The radiographs reviewed were taken between January 2010 and January 2017 using KaVo radiographic machine model OP300-1. All patients between 18 and 80 years old were included in which the panoramic film was of good quality and showed the styloid processes bilaterally. Poor-quality panoramic images which included magnification errors, superimposition of other anatomical structures, and questionable styloid process were excluded from our collected data.
The SP was measured using a reference point of the lower edge of the external auditory meatus and the end point of the styloid process. Images were viewed in the CliniView software using its measurement tool to quantify the length of the right and left sides. The type of elongation of the styloid processes was also classified as per Langlais et al. [Figure 2].
- Type I characterized by a continuous and full mineralization of the complex
- Type II pseudoarticulated in which the styloid process apparently interacts with the stylomandibular and stylohyoid ligaments by a single pseudojoint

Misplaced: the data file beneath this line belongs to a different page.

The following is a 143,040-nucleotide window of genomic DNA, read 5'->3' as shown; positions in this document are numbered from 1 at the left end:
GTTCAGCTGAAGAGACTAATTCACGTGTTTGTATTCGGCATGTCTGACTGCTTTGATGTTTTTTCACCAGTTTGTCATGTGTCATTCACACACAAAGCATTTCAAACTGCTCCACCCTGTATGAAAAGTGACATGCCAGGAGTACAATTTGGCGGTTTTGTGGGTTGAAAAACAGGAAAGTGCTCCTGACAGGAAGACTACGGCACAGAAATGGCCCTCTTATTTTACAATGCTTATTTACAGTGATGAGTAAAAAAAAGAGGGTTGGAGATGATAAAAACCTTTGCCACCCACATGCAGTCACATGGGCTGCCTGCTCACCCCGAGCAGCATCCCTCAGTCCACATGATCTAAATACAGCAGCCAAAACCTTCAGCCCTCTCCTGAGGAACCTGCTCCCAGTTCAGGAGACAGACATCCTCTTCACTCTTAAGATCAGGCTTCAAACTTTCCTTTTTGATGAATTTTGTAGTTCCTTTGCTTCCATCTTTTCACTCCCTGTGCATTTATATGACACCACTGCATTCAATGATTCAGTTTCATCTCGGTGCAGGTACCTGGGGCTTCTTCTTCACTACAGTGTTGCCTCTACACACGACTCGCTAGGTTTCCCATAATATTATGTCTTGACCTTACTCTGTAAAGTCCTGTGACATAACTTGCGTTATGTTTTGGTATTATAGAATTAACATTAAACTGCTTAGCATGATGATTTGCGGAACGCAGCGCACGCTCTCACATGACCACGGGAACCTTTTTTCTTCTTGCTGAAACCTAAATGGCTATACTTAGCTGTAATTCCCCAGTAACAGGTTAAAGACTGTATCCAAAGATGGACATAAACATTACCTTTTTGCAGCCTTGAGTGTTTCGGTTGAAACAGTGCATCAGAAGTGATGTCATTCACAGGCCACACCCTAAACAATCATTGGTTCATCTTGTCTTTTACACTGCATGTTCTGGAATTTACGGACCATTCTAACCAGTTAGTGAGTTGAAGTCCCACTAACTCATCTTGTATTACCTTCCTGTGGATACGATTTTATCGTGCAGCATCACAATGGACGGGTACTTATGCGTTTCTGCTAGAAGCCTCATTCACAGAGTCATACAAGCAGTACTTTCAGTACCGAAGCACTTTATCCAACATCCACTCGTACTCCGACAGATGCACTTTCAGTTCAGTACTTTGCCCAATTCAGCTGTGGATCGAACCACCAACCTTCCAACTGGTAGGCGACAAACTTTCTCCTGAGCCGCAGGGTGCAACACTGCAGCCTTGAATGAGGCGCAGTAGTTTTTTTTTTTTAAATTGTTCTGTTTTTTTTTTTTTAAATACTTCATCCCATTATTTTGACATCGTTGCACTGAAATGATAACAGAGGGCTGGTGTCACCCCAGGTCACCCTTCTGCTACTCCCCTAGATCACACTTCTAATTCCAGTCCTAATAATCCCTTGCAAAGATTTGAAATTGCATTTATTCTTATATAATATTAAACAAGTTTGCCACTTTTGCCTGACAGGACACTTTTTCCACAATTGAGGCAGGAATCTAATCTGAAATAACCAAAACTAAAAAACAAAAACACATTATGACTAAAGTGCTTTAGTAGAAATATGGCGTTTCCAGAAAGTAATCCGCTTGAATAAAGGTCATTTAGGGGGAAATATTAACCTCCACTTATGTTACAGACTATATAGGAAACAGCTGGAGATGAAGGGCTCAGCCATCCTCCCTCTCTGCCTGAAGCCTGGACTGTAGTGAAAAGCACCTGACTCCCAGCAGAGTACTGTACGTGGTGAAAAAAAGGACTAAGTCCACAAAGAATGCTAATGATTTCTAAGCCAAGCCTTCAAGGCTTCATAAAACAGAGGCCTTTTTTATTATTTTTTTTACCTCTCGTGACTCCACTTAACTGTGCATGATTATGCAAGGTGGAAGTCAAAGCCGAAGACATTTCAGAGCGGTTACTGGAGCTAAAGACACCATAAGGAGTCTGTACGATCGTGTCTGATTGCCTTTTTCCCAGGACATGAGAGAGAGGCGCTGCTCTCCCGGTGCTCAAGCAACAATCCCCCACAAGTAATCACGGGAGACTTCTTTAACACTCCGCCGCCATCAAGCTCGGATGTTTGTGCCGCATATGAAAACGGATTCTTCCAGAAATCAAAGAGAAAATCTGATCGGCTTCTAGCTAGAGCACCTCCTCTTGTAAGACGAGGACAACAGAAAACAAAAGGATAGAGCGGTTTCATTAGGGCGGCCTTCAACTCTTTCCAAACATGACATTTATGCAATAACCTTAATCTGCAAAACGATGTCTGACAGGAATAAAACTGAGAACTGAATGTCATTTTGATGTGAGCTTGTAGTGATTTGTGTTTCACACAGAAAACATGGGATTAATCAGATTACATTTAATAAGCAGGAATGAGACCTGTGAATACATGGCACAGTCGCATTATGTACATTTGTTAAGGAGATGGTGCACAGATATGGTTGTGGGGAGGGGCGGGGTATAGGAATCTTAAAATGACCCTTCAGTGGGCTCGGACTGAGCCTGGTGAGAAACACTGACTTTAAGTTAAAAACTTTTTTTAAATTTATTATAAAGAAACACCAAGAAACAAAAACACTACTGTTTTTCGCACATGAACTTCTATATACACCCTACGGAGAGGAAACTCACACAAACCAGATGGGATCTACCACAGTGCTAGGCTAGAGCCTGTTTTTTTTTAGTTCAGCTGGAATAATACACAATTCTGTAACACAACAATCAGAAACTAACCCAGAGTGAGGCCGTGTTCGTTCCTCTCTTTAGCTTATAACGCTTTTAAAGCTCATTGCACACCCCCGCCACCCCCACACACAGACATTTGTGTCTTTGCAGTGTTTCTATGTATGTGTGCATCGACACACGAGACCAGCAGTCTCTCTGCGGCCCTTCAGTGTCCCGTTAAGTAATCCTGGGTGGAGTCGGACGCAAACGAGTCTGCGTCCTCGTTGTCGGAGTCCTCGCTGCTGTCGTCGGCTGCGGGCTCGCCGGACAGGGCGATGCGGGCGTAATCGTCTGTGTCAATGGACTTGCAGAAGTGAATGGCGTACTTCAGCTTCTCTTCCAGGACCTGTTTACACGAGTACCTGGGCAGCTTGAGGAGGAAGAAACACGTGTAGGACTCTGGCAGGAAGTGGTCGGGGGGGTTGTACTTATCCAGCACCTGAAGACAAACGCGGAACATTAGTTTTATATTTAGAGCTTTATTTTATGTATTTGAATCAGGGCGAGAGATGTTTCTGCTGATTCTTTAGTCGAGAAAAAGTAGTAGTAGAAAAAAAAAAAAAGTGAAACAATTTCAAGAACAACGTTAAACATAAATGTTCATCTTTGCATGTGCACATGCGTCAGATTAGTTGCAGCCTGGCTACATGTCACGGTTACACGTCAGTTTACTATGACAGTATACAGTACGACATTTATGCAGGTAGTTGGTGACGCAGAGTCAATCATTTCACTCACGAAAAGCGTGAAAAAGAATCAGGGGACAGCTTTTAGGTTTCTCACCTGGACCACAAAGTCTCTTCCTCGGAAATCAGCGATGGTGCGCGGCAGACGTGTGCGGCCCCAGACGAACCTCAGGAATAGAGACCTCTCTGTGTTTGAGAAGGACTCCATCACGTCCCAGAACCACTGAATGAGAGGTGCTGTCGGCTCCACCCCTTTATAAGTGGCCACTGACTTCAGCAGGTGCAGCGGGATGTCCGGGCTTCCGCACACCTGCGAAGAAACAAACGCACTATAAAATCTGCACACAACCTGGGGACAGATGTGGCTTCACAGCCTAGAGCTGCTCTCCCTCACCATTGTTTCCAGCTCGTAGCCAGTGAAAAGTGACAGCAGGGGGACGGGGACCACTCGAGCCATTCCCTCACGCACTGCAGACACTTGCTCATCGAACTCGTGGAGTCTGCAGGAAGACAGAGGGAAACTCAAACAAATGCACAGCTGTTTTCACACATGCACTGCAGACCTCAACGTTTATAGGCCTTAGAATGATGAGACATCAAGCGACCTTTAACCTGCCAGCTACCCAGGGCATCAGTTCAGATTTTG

- Type III characterized by a lack of mineralization contiguity of the process or stylohyoid ligament and it is segmented. In this case, the measurement was performed from the initial point to the most distal point, regardless of the distance between the segments.
The patient demographics, length of the SP at the right and left sides, and the classification pattern were entered in spreadsheet in Microsoft Excel 2007; and the statistical calculation was obtained using SPSS (Statistical Package for the Social Sciences) version 21 software 0.01 (IBM, USA).
| Results|| |
Out of the total number of 1971 X-rays examined, 1307 X-rays met our criteria and were included in the study. There were 837 females (64.03%) and 470 males (35.96%). The mean length of the styloid process was 29.05 mm in our study. In females, it was 29.17 mm, and in males, it was 31.30 mm, with the length being more in males than in females and the result being statistically significant with P = 0.000.
The age groups were characterized as follows: 18–30 years is Group A, 31–45 years is Group B, 46–60 years is Group C, and above 60 years is Group D. There were 374 patients in Group A, 450 in Group B, 322 in Group C, and 161 in Group D. The mean length of elongated styloid process in Group A is 27.69 mm, Group B 28.74 mm, Group C 30.59 mm, and Group D 30 mm. The length of the styloid process increased with age progressively and it was statistically significant with P = 0.004. Within the age groups, Group A has a lower length compared to Group C) and Group D, and it was statistically significant with P = 0.008 and 0.03, respectively.